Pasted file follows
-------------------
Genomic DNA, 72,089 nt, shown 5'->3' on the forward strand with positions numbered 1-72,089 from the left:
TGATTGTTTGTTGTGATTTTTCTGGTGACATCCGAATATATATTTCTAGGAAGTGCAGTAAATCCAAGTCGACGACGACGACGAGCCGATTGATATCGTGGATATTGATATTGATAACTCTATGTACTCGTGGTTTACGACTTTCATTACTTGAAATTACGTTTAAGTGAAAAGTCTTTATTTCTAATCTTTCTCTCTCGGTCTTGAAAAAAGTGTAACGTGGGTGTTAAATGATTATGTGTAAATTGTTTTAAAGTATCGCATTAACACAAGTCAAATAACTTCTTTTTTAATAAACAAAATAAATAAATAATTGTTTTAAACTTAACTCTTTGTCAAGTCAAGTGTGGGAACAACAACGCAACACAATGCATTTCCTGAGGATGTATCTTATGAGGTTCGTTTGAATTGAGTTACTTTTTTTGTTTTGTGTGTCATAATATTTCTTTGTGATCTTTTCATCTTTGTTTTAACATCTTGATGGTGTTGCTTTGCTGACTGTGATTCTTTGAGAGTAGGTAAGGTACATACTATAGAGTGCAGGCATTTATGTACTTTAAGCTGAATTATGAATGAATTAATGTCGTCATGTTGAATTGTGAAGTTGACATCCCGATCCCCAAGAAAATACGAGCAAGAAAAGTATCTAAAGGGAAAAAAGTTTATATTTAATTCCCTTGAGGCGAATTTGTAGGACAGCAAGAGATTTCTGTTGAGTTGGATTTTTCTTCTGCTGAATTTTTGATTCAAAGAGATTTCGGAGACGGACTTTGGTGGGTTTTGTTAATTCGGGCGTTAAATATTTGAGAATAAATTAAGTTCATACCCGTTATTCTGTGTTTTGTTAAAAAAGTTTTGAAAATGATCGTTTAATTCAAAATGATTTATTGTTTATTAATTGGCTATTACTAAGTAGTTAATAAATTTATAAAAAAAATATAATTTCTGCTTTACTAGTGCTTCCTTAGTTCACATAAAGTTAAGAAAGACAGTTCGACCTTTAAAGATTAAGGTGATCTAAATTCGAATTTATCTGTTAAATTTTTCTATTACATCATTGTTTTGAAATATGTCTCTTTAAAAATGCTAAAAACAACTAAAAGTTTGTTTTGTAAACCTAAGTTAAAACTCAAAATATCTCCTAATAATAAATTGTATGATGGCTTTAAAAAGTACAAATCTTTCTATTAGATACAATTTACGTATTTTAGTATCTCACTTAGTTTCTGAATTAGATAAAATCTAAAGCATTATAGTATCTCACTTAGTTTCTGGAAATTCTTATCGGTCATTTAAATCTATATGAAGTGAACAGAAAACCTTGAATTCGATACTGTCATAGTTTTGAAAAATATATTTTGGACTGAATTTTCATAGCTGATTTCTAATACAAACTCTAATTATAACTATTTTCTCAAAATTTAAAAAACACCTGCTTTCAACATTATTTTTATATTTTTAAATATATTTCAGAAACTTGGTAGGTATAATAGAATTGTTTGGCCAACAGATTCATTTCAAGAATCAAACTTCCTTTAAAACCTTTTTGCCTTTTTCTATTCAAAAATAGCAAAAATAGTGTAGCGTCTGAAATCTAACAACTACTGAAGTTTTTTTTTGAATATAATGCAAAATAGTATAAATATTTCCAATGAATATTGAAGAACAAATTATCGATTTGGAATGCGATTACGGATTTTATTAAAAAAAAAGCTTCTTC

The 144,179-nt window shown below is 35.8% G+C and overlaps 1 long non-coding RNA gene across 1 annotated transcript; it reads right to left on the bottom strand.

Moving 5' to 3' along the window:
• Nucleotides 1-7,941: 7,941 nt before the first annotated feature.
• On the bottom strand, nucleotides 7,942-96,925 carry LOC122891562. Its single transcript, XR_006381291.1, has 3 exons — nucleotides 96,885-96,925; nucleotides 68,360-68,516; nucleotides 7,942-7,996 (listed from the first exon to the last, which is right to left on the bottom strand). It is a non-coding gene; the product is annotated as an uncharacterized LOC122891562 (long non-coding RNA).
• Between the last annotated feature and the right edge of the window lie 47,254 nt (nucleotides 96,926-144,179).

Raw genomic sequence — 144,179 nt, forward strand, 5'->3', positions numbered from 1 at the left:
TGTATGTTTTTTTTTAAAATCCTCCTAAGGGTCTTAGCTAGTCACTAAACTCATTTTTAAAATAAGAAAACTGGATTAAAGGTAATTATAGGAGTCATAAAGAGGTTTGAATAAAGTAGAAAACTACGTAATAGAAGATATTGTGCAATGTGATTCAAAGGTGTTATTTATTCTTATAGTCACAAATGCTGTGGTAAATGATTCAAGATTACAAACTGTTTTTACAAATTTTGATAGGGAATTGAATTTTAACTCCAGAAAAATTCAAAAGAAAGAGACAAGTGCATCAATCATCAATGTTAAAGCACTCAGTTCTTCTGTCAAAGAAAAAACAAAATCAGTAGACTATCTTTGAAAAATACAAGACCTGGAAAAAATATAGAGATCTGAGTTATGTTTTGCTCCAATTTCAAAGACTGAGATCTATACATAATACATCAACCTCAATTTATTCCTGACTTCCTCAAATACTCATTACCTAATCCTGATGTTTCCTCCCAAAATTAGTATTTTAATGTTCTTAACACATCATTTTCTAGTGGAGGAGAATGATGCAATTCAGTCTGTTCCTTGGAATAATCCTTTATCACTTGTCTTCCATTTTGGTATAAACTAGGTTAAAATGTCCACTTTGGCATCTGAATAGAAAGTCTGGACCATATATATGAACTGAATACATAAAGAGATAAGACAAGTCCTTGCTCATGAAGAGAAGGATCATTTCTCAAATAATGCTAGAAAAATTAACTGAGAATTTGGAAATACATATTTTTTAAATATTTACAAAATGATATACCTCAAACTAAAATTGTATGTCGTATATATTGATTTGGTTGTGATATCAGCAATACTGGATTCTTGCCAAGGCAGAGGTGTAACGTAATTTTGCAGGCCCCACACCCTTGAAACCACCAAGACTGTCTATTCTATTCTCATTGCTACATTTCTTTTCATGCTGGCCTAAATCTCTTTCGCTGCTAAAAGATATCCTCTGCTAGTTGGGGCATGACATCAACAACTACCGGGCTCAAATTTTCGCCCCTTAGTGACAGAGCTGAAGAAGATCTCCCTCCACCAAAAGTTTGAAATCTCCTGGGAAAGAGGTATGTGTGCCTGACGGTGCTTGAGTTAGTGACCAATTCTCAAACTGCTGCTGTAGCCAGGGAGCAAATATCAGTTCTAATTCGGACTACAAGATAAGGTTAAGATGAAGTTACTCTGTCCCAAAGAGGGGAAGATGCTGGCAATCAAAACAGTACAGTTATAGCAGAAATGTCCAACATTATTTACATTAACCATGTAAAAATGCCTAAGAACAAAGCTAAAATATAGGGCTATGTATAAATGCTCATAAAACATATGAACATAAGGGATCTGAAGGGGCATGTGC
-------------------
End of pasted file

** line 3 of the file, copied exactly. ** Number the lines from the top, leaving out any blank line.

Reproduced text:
The 144,179-nt window shown below is 35.8% G+C and overlaps 1 long non-coding RNA gene across 1 annotated transcript; it reads right to left on the bottom strand.